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From "Alex Karasulu" <>
Subject RE: [beanutils] remove dependency on commons-logging
Date Wed, 12 May 2004 01:47:45 GMT

> -----Original Message-----
> From: Simon Kitching []
> Sent: Tuesday, May 11, 2004 6:29 PM
> To: Jakarta Commons Developers List
> Subject: RE: [beanutils] remove dependency on commons-logging
> Hi Alex,
> On Wed, 2004-05-12 at 09:55, Alex Karasulu wrote:
> > Hi,
> >
> > Sorry to step in late but has anyone considered the use of a generic
> > event callback interface for use in monitoring.
> If a library has a couple of major events that it can report, then
> callbacks are a nice idea.
> However I see logging as something *pervasive*. Libraries like log4j
> make logging very quick, with the explicit intent that lots of log calls
> are scattered through code and left there in production releases so that
> it can be enabled if needed. I suspect you see logging as something that
> is done once in every 1000 lines of code?

Naw could be every 10 lines, 100 lines whatever depending on the 
density of notable events to let the outside world know about.

> I think there are a number of major limitations to this Monitor
> approach. When I use the verb "log" below, you can also read this as
> "report a significant event to a Monitor object via a callback".

log != callback event for monitoring

log == logging implementation of callback interface 

> (a)
> Every object that wants to log needs to have an addMonitor method on it.
> And it needs to be *every* object, because otherwise if you want to add
> logging later, you need to add the method which can break ABI (on
> interfaces at least).

Good point.

> It's not clear whether you suggest having a single Monitor interface
> with a generic API, like "public void reportEvent(Object event)", or
> many different Monitor classes, with methods like "public void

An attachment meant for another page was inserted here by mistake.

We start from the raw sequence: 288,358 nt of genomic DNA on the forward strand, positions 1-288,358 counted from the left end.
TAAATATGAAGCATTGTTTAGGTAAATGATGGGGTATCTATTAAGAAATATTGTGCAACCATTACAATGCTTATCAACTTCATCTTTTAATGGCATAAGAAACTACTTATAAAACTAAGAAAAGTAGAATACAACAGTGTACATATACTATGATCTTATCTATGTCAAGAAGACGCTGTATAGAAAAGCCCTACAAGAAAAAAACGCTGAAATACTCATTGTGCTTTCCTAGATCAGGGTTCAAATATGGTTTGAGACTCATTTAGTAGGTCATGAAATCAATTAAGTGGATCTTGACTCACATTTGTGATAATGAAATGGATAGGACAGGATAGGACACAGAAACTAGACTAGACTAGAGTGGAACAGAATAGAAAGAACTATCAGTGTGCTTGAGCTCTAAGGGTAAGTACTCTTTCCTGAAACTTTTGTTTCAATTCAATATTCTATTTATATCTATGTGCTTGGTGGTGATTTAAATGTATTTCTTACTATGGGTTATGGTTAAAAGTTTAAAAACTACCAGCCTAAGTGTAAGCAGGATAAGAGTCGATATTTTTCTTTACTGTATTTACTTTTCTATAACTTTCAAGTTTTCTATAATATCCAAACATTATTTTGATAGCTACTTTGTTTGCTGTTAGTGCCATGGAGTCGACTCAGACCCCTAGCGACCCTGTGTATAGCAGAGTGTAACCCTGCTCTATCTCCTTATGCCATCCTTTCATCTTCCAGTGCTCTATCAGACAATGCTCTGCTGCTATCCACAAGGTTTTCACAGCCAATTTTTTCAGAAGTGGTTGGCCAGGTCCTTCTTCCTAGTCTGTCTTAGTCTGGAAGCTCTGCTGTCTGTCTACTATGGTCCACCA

> reportFailedToOpenConfigFile()". If the latter, then API stability is
> going to be an even worse issue.

The later: i.e. reportFailedToOpenConfigFile( with some relevant args )

> (b)
> Code needs to be written to call that addMonitor method, for *every*
> object that can log. This is a lot of work. Worse, it exposes the

Not necessarily an adapter can be used when a specific monitor is 
not set or added et. cetera.

> "callback" concept to the calling code. Suppose that BeanUtils adds an
> addLogListener() method to every class in BeanUtils. Wouldn't every
> library or application which uses beanutils then need to be modified to
> call those methods?

No again this does not need to happen and your example of addLogListener 
worries me - I think we're off base a bit.  Basically every "monitored" 
class depending on how its used can have either a static or instance method
to get and set a single monitor instance.  No need to make it handle more
than one monitor.  If need be a Teeing monitor can be created to propagate
events to a bunch of monitors et cetera.  But for now presume you can 
get/set a monitor.  If nothing is set then the default no-op monitor 
(adapter) is used internally by the monitored object/class.

> (c)
> What happens if an object wants to log before its addLogListener method
> is called?

Good point then you should have the monitor instance required as 
a constructor argument.

> (d)
> Where is the equivalent of:
>      if (log.isDebugEnabled()) {
>         // build complex description of problem
>      }

That's in the implementation of the monitor interface that is defined
by the software that is monitored.  So for example say we have a Foo
class.  Foo class has FooMonitor interface.  FooMonitor may define the
following methods:

void barAdded( Foo monitored, Bar added ) ;
void barRemoved(Foo monitored, Bar removed ) ;

Then FooMonitor can have an implementation let's say LoggingFooMonitor 
that handles the logging like so:

public void barAdded( Foo monitored, Bar added ) 
	if ( log.isDebugEnabled() )
		log.debug( "Bar " + added + " to Foo " + monitored ) ;

> Ok, you could say that the message building goes on within the callback
> method, but in that case sufficient context needs to be passed to that
> callback object to allow that to be done, which is more complex, and
> probably slower.

Well theirs an extra call and a stack so yeah it's slower but not really
enough to effect anything.  

> This is equivalent to setting a Monitor with a "generic" API. However it
> also leads to the same issues I list above, so I think it should be
> avoided wherever possible.

No problem at all these are just recommendations I thought I'd 
get out there.  It's up to you guys who deal with the day in day 
out work to determine what's best for you.  Good luck with your 


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